Mongolian Beef at King’s Chinese Restaurant

I’ve been a fan of Mongolian beef ever since the first time I had it at Hunan Restaurant (long since shuttered) in Seattle’s Rainier Valley neighborhood. Thin slices of beef, green onions and dried red chiles, tossed in a sweet-savory sauce, all scooped on top of fried cellophane noodles (saifun), was a combination I had never tasted before but took an immediate liking to. Since Hunan’s closure, I was always on the lookout for equally good versions. The problem was that the dish at most restaurants had been cloyingly sweet, making me wonder if Chinese chefs resignedly capitulated to American tastes by adding too much sugar.

After an errand,  I was in the neighborhood of King’s Chinese Restaurant. Mongolian beef was at the top of the lunch menu. That settled it for me.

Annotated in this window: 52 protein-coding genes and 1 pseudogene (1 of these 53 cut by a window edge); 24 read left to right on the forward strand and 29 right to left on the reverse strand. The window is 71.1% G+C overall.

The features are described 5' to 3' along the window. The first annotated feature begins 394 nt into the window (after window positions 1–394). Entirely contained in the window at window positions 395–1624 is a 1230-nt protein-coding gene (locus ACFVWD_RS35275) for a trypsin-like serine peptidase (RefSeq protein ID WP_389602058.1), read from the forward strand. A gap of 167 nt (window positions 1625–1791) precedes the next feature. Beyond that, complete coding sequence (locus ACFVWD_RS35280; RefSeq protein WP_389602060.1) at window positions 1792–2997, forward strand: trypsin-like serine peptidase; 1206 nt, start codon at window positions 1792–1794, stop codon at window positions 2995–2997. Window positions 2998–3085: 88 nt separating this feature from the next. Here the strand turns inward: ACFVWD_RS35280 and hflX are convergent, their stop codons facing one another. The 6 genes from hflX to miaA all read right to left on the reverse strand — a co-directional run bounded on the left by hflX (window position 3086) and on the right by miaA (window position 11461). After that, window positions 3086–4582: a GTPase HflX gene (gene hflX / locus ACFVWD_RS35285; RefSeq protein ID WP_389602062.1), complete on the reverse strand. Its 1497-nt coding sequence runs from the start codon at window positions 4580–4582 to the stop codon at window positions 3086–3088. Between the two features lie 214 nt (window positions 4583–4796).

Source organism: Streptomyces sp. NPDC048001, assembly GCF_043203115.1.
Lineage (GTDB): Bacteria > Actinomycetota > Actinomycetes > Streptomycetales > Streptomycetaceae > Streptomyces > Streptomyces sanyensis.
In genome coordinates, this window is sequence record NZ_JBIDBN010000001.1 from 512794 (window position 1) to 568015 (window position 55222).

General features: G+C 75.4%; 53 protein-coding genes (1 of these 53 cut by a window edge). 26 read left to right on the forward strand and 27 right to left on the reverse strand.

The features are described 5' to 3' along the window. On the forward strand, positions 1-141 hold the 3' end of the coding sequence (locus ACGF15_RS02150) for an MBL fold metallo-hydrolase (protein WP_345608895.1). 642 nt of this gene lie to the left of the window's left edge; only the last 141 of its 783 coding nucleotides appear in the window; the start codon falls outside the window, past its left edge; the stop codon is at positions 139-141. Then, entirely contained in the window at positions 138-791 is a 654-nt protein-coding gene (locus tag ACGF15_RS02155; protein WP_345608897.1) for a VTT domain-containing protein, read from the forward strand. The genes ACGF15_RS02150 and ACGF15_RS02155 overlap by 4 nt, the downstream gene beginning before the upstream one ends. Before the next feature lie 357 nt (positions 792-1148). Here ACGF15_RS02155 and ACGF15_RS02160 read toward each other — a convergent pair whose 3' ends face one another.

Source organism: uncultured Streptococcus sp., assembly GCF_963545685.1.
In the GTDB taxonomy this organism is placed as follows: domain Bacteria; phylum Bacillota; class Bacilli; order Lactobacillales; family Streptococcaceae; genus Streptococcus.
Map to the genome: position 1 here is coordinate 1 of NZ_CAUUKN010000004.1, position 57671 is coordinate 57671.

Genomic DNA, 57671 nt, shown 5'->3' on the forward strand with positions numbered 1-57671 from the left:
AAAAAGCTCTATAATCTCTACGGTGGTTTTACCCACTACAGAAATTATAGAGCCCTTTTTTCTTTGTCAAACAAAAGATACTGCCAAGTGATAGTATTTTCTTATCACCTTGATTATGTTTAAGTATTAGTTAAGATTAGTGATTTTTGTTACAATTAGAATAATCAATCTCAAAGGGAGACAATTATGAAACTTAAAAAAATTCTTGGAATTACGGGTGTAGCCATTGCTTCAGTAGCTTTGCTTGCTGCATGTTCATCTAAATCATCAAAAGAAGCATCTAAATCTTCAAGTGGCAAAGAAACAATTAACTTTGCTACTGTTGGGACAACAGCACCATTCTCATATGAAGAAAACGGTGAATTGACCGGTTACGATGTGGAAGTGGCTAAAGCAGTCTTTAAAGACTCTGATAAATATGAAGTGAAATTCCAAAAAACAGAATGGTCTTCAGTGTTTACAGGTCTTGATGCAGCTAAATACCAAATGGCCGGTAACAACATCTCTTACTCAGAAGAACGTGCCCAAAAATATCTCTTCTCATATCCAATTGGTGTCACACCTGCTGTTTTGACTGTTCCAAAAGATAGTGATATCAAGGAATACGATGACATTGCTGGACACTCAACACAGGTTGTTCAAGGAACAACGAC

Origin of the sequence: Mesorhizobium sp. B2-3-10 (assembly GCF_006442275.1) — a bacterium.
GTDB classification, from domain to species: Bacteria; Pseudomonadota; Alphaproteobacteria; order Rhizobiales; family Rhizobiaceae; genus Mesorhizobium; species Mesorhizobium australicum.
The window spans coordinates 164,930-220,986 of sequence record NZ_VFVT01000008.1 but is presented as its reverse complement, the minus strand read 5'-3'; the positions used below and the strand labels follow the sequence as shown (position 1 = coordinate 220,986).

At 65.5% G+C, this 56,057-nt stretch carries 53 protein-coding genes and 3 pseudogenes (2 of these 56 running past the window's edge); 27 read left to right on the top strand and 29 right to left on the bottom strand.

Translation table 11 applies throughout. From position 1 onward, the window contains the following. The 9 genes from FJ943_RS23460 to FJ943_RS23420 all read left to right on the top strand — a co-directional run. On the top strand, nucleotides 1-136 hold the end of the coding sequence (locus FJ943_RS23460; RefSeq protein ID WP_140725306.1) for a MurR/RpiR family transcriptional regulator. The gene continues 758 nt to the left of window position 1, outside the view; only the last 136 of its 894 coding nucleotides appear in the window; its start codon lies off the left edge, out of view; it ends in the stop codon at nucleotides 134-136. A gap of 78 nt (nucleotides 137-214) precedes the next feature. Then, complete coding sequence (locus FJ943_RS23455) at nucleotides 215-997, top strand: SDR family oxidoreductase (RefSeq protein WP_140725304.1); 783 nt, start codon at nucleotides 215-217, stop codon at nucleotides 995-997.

The complimentary hot and sour soup was a very good version, properly tart and peppery, with the surprising addition of finely minced fresh red chiles, rather than dried red pepper flakes, for added heat.

king hot and sour

The first impression when the entrée arrived was not the rather large slices of beef but their thickness, about 38“. This might have been a problem if the pieces had been chewy but a common Chinese kitchen technique of velveting ensured tenderness. Even so, it required a little work only to take small bites. Everything else was pretty spot on, from the pungency of the scallions and onions, flavorful brown sauce that was a touch sweeter than it needed to be, underlying spiciness from the dried chiles and fluffy bed of crispy cellophane noodles. If it weren’t for the meat issue, this Mongolian beef (☆☆☆½) almost measured up to Hunan’s.

King’s Chinese Restaurant
13200 NE 20th St.
Bellevue, WA 98005

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